Controversial Australian tennis player Nick Kyrgios has continued his losing streak, this time defeated by world No. 98 Ruben Bemelmans at the European Open in Belgium.
It’s the latest in a series of missteps by the 22-year-old, who last week pulled out of his opening round match against Steve Johnson at the Shanghai Masters — the same tournament that led to his suspension last year — and puts him one step further away from competing at ATP World Tour Finals in London next month.
But it’s not losing matches that has casts doubt over his future in tennis.
According to sports celebrity brand expert associate professor Melissa Johnson Morgan from the University of Southern Queensland, Kyrgios’ behaviour is “the antithesis of what the Australian public celebrate”.
Unlike past tennis “bad boys” like John McEnroe, she says Kyrgios’ disrespect, arrogance and the fact that he “doesn’t give a shit what people think” deems him a “sport’s marketers nightmare”.
“Nick Kyrgios is a not the stereotypical tennis bad boy that John McEnroe was,” she says.
“McEnroe’s outbursts, when you look at them in retrospect, where mostly to fuel his own fire. He was strategic in his behaviour, stirring himself up and rattling his opponents. There have been plenty of other high profile tennis figures, male and female that have sprayed umpires, lines people, spectators and their opponents, but Kyrgios violates more than just the rules on court. Kyrgios violates not only tennis rules but also people’s trust. It is one thing to fight a bad call or ask for quiet but he is prone to giving up. One more than one occasion, in fact twice at the Shanghai Open alone, he has simply given up.
“When you fight to win a game, fighting calls or getting upset, the crowd might label you the bad guy but that just increases the value of the competition, the underlying premise of sport consumption. When Kyrgios gives up he shows disrespect for his opponent, disrespect for officials, disrespect for all of those who have helped him get where he is, and most importantly it shows a profound disrespect for the paying public. He is also arrogant, unapologetic and often cites his lack of enthusiasm for the game or his fortune already amassed as reasons that he doesn’t ‘give a shit’ what people think.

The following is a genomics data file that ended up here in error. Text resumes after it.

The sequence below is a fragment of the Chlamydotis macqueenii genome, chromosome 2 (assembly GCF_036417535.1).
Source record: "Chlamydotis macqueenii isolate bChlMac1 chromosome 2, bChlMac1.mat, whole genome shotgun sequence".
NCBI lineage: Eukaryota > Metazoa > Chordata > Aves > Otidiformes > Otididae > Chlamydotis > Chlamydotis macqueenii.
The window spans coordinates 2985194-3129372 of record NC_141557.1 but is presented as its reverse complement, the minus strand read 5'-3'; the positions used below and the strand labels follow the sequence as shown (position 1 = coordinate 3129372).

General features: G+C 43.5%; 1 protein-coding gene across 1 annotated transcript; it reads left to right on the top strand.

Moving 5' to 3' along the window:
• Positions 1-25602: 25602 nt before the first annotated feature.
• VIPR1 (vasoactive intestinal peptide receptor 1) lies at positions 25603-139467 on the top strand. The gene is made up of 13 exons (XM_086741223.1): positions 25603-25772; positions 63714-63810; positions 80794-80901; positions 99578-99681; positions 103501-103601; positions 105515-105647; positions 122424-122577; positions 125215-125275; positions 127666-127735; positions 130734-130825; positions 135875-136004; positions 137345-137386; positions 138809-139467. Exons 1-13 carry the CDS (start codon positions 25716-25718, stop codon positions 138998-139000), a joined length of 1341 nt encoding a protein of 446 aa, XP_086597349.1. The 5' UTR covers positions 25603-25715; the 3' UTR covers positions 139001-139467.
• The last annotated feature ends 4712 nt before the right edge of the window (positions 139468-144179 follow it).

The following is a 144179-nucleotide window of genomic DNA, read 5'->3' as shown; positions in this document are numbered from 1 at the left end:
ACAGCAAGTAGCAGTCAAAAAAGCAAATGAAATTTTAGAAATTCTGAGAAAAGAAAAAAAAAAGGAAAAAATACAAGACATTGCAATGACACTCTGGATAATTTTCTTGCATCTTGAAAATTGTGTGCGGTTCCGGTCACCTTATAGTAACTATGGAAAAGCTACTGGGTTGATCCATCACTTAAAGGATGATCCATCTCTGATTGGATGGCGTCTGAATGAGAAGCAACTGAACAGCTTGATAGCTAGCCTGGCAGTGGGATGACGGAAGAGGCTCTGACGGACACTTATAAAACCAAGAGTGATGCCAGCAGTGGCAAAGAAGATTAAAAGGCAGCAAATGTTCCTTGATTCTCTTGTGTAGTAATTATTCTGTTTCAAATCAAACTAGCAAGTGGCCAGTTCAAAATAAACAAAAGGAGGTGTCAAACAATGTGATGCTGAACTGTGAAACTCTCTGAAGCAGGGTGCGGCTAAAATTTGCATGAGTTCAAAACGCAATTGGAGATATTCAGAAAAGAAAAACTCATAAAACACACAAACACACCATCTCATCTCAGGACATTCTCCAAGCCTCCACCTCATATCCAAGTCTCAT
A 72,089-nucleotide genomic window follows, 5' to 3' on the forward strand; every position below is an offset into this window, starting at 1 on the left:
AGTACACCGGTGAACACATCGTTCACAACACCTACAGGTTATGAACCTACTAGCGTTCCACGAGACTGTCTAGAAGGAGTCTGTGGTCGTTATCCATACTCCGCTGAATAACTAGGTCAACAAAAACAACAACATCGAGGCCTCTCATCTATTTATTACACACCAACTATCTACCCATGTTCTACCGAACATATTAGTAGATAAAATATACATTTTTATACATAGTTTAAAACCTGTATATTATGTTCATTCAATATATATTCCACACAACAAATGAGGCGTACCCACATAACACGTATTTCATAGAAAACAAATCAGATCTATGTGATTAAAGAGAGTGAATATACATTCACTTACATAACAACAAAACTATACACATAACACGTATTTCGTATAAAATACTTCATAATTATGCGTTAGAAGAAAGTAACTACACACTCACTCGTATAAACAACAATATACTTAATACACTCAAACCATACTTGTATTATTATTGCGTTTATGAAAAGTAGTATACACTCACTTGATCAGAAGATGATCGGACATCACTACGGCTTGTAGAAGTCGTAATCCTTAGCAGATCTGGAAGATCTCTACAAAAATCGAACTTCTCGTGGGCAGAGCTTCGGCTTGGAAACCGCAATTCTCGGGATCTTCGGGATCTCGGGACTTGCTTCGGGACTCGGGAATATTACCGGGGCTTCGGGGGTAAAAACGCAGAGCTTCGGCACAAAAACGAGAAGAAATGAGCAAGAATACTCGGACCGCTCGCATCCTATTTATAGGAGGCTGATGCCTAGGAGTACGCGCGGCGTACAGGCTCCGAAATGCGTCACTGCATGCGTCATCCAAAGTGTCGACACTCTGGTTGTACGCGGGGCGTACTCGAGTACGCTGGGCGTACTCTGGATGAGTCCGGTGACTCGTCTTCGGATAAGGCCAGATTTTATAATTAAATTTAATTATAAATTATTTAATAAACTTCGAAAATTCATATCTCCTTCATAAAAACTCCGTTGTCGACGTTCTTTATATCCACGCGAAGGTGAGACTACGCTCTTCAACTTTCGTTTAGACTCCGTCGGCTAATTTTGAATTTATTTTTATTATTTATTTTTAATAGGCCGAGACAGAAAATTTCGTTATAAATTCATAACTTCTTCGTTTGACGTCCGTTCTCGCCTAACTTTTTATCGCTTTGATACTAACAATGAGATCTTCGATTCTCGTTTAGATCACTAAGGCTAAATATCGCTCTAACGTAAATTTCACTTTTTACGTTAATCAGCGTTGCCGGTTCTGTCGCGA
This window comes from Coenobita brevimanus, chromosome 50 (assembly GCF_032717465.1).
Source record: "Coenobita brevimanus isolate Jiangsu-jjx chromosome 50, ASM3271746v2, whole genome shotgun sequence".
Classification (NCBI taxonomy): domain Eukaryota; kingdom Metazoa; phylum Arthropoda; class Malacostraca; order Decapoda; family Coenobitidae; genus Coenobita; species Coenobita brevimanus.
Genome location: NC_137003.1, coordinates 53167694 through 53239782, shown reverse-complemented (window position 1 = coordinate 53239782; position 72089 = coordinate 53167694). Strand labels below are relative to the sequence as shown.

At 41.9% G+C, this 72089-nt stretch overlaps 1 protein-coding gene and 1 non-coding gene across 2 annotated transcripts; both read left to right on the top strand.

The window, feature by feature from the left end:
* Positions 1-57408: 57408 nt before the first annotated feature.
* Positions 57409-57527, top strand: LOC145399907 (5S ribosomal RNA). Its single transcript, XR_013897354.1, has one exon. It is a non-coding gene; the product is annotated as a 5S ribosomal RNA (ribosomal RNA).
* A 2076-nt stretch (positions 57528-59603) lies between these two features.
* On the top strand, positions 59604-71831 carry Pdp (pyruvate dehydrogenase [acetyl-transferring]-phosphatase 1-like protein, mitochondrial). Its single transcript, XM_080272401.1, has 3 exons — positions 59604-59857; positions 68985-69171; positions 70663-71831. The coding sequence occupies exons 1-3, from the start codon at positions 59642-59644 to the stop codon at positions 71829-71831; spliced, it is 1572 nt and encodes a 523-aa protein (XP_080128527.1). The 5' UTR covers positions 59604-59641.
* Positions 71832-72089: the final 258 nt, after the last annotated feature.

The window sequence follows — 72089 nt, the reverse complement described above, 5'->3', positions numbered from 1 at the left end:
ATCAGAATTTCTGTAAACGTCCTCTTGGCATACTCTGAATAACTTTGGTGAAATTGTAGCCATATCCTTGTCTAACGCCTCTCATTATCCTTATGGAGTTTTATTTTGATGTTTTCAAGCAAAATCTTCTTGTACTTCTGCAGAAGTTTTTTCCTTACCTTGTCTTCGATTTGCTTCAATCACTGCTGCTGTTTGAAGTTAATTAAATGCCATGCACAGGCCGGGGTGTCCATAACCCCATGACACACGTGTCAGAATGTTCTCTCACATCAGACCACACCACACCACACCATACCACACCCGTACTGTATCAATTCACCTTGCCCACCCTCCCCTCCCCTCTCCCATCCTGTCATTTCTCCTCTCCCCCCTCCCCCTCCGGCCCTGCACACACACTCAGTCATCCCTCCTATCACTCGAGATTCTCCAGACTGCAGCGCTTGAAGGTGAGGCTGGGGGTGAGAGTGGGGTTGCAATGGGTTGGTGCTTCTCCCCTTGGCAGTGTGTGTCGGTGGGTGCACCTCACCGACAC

She says his skills don’t even make up for his poor behaviour and attitude.
“There is no doubt that he is a talented athlete, but it isn’t enough,” she says.
“If what he was showing was passion for the game, then you could work with it, but what he has is a large dose of immaturity. Arrogance alone doesn’t command respect. You can’t depend on his talent because he frequently gives up and in the international scheme of things there will always be other players that are better than him, on and off the court.”
While other sportspeople have overcome scandal by continuing to perform well as athletes, “Kyrgios is under delivering on and off the field and it is hard for the public to find something to like about him,” says Johnson Morgan.
And fans and sponsors have already disengaged, she says.
“Fans have to have an emotional commitment to a player and when [Kyrgios] does things like throw matches and fake injury, it is very hard for his fans to defend.
“He may also find that he will run out of opportunities to participate at all. Tennis Australia has invested money in his development, tournament organisers offer huge prize money to attract players and invitations to future events are not guaranteed.
“The only thing that can help Nick Kyrgios now is to win,” she says.
“He needs to be at his best, and perform at his best and show that he has a commitment to the sport. His mouth is no substitute for real talent and results. If he can gather good people around him, train hard and fuel his arrogance through results and not attitude, then he can still win Grand Slams and save his brand.”
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